In the statement he read before the U.S. court just before being sentenced in December 2001, he accused the U.S. government of backing counterrevolutionary murderers who attack Cuba. “As long as the situation remains as I have described it, Cuba has a moral right to defend itself in the way that my comrades and I have done,” he stated.
“I honestly was not surprised to see [Fernando’s] attitude” on learning about his dignified conduct during the frame-up trial, said Bladimir La Rosa Vega, one of his fellow Angola combatants, in an interview in the Cuban press.
González is serving a 19-year sentence. He is currently locked up in the federal prison in Terre Haute, Indiana.
René González Sehwerert
René González, 52, was born in Chicago on Aug. 13, 1956. Like Antonio Guerrero, he is a U.S. citizen. His parents, Cándido González, a union steelworker, and his mother Irma Sehwerert were active in the July 26 Movement among Cuban immigrant workers. After the 1959 revolutionary victory they remained in the United Stated to carry out work in defense of the revolution. In 1961 the family returned to Cuba, where René’s parents became union leaders.
From an early age René González had wanted to become a pilot, but had to put off fulfilling his aspiration more than once when the call of duty intervened. After graduating from high school, as a cadre of the Union of Young Communists, he volunteered to work as a teacher in the countryside. As a U.S. citizen he was not required to enlist in the armed forces, but in 1974 he volunteered for military service. He completed it with high grades as a tank driver.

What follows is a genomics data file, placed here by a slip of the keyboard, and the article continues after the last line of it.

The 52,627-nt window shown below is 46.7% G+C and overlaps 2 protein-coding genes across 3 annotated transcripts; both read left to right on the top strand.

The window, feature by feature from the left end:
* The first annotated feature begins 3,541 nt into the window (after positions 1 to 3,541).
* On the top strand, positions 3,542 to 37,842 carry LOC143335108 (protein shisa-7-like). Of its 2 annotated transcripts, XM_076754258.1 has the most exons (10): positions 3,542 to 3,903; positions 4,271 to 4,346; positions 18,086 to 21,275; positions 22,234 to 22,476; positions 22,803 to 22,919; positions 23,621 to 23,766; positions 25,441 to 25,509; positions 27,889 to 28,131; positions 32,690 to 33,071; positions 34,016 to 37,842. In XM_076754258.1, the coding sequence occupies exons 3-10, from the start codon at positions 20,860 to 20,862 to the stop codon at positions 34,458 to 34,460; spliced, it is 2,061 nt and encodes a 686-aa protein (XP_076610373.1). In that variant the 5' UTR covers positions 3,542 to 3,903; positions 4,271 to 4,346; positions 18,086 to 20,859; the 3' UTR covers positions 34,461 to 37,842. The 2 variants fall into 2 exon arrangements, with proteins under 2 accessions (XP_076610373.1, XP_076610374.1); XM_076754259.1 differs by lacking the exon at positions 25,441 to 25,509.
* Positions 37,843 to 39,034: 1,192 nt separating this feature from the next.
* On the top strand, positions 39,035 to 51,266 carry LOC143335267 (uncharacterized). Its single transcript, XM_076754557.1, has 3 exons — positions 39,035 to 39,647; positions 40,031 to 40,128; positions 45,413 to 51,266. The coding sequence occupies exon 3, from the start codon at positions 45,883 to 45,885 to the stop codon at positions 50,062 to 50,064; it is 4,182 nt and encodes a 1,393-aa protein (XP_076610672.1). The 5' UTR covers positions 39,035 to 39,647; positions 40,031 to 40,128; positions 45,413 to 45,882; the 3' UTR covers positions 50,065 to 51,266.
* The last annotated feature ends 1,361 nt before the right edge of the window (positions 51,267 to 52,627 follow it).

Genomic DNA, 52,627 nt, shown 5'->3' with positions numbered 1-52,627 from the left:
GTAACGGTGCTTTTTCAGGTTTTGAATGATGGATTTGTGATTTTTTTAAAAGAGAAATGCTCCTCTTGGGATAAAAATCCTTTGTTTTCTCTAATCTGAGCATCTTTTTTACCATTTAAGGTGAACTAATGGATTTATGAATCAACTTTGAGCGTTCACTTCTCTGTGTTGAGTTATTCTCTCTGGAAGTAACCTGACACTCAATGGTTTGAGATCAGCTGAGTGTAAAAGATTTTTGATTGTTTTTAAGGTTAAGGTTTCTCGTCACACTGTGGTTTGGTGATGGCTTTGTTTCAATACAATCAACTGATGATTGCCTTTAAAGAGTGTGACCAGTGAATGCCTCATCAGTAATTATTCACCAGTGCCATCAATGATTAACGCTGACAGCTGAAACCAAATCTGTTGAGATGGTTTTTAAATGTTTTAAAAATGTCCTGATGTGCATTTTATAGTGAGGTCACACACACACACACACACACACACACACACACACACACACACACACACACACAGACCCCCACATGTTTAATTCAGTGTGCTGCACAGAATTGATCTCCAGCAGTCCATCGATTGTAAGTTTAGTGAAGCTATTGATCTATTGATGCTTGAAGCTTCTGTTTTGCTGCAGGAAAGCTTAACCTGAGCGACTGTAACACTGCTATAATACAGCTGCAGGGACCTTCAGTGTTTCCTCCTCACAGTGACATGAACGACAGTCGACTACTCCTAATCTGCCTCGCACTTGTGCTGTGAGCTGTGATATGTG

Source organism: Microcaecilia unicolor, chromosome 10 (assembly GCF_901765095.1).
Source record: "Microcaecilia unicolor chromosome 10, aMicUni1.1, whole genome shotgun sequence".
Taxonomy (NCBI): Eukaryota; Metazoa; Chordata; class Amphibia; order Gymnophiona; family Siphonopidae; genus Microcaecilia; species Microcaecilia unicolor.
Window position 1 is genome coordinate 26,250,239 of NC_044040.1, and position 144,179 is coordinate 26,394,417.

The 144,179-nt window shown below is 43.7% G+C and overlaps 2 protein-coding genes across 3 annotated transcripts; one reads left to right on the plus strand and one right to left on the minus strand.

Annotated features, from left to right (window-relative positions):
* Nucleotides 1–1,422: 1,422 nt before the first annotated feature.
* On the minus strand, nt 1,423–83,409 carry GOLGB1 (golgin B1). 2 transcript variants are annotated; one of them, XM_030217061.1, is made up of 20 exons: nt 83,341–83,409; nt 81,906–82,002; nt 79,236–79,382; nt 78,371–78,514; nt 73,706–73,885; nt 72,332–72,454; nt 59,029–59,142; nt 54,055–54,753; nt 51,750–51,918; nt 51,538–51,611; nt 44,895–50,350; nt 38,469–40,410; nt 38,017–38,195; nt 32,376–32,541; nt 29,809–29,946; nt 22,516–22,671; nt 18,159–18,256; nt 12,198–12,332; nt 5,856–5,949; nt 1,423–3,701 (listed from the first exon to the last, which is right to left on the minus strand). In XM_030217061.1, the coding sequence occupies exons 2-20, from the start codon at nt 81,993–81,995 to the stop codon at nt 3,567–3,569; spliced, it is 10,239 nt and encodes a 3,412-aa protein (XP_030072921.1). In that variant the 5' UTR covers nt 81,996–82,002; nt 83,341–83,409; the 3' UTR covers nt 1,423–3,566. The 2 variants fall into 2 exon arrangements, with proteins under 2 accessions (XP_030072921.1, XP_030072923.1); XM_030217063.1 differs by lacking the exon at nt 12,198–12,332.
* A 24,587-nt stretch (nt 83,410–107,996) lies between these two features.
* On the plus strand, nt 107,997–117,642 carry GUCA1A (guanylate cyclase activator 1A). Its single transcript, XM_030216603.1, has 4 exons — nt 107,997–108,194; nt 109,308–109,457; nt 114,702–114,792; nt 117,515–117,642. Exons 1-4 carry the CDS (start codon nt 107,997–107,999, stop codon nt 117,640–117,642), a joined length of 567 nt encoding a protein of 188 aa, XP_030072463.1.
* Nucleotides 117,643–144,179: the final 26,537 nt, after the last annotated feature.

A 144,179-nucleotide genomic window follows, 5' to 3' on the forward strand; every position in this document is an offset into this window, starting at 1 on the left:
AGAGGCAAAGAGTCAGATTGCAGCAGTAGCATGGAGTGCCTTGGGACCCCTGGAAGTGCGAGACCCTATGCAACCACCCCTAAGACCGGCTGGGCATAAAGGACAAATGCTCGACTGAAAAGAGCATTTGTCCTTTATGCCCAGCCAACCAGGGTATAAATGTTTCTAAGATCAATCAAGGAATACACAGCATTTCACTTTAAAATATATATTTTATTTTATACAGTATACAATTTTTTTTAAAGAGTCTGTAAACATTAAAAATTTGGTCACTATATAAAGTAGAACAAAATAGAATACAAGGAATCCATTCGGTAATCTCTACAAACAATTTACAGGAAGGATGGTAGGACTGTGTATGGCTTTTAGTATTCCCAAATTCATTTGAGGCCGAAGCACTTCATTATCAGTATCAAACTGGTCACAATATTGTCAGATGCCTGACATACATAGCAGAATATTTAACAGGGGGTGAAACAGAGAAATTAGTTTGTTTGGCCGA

In 1977, on his way to flight school, he learned that his former tank unit was going to Angola to join the internationalist mission there. González decided to join them.
Speaking at a 2003 meeting with youth from the United States, his mother Irma reported that at first René “was turned down because he had just completed his military service. He said, ‘I have to go to Angola.’ So he hopped on his bike on a Friday afternoon, pedaled several kilometers to find the two officials who could give him the necessary forms and signatures. He got the signatures. And early on Monday he left for Angola.” A gunner in a tank brigade, he served in Angola until 1979, and was decorated for bravery.
One of his fellow Angola combatants, Luis Nieves Otaño, later recounted that during their tour of duty, “the Cuban government publicly released the identities of several [Cuban state] security agents who had infiltrated the mafia-like groups based in the United States. After reading about it in a newspaper, we commented on the courage of those comrades, and I told René, ‘You have the traits and the conditions to carry out such a mission.’ He immediately replied, ‘I hope so.’”
After his return from Angola, he finally completed his training as a pilot. He worked as a flight instructor until 1985, when he was designated squadron chief at the air base in San Nicolás de Bari. In 1990 he was accepted into membership in the Cuban Communist Party. That same year he accepted his next mission in defense of the revolution—this time in the United States.
In his statement to the U.S. court on his sentencing, he explained what the five were doing in Florida. “This issue of Cuban agents has a very simple solution: Leave Cuba alone. Do your job. Respect the sovereignty of the Cuban people,” he said. “I would gladly say good-bye to every last spy who returns to the island. We have better things to do there, all of them a lot more constructive than watching the criminals who freely walk the streets of Miami.”
René González is serving a 15-year sentence at the U.S. prison in Marianna, northern Florida.
René and his wife Olga Salanueva have two daughters, Irma, 24, and Ivette, 10. Salanueva, who was living with him in Miami at the time of his arrest in 1998, was deported to Cuba in 2000, her U.S. residency revoked. Since then she has been denied a U.S. visa to visit her husband.
(To be continued)
Write the five Cuban revolutionaries